The purpose of this article is to review and discuss the occurrence of fraud in biomedical research and analyze the definition, origin, and various forms of scientific misconduct. Fraud in research most often involves reporting data for which no records of experiment or population are present; manipulating research materials, equipment, or procedures to arrive at the desirable result; adding, changing, or omitting results, which positively or negatively relate to the hypothesis that the research intends to test; and incorporating ideas, statements, procedures of others’ work without permission and appropriate credit to the source. The etiologic factors contributing to this deviant behavior, and measures taken by relevant bodies to eliminate this phenomenon are discussed. Ethical and integrity aspects of craniofacial research are explored and a set of criteria to facilitate rigorous assessment of the integrity of clinical and basic research protocols is proposed. These include (1) an integrity-focused training of researchers to adhere to specific laboratory procedure and tactics which discourage fraud; (2) appointment of external reviewers to detect unusual and suspicious experimental process or data patterns; and (3) encouragement of multicenter trials. Although it is widely recognized that the sole determinant of scientific misconduct is the individual investigator’s integrity, a number of precautions may effectively reduce the prevalence of this event, which may affect the status and trends of biomedical research in general.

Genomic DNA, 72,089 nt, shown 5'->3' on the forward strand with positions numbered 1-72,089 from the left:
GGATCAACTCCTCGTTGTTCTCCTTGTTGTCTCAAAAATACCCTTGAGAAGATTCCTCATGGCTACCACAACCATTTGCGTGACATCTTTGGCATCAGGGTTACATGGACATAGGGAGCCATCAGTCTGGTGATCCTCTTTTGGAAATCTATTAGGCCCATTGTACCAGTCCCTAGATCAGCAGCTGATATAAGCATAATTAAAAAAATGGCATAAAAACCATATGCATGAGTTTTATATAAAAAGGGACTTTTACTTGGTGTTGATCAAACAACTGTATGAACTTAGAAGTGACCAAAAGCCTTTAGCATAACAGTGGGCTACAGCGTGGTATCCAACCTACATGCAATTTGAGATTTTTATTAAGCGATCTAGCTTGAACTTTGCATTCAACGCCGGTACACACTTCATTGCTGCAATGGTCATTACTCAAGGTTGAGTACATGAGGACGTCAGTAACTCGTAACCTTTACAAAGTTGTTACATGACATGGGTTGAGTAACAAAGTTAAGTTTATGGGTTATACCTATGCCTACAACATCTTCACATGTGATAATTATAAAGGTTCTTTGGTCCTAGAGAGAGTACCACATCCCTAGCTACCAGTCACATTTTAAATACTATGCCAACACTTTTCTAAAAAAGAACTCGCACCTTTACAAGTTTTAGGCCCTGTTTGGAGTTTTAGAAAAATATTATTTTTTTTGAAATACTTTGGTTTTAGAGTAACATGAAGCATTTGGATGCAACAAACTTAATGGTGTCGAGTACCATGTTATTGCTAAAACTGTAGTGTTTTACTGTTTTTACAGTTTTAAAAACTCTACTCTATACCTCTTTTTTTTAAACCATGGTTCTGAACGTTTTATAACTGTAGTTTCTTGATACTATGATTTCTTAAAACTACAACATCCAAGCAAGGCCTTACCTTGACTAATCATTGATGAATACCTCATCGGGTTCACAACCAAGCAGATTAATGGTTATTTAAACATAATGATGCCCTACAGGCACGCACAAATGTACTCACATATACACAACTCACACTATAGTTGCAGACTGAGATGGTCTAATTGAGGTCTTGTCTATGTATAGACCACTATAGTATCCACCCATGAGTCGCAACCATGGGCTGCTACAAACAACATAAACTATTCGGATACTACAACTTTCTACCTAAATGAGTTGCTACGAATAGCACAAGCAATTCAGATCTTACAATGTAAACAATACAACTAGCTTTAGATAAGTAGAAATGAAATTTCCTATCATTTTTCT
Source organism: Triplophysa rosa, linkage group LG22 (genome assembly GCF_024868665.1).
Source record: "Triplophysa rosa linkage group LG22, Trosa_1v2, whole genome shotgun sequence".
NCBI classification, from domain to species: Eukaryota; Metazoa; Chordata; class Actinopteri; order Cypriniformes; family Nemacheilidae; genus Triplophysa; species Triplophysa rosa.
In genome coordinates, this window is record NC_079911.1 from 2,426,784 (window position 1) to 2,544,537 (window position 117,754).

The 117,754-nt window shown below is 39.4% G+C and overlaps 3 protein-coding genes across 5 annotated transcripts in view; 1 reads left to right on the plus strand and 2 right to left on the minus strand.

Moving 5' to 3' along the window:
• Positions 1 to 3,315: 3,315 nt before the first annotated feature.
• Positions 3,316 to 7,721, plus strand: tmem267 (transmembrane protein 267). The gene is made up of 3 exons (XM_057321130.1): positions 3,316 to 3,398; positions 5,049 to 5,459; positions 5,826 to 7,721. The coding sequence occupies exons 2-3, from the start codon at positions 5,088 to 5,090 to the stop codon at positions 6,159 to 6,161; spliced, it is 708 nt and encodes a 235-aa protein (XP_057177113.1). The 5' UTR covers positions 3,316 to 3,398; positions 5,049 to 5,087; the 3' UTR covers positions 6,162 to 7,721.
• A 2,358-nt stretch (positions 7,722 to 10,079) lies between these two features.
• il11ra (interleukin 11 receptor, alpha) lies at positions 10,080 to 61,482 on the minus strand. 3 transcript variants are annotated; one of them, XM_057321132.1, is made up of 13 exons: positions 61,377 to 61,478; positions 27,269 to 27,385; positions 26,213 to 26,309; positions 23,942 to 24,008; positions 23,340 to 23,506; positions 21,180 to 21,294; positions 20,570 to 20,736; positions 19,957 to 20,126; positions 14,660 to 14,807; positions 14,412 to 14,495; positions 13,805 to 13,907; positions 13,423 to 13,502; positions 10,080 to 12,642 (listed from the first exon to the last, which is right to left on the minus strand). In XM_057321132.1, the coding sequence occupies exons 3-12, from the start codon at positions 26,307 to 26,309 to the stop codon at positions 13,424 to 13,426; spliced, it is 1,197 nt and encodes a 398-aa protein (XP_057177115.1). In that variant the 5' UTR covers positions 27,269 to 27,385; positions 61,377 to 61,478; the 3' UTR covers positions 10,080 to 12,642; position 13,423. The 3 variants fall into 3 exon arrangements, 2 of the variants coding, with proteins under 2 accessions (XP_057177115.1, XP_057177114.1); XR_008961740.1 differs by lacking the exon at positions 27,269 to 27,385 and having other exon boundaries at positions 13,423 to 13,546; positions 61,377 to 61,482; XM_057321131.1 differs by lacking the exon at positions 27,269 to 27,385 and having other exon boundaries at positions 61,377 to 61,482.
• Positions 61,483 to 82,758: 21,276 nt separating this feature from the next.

World J Orthod 2005;6:226–232.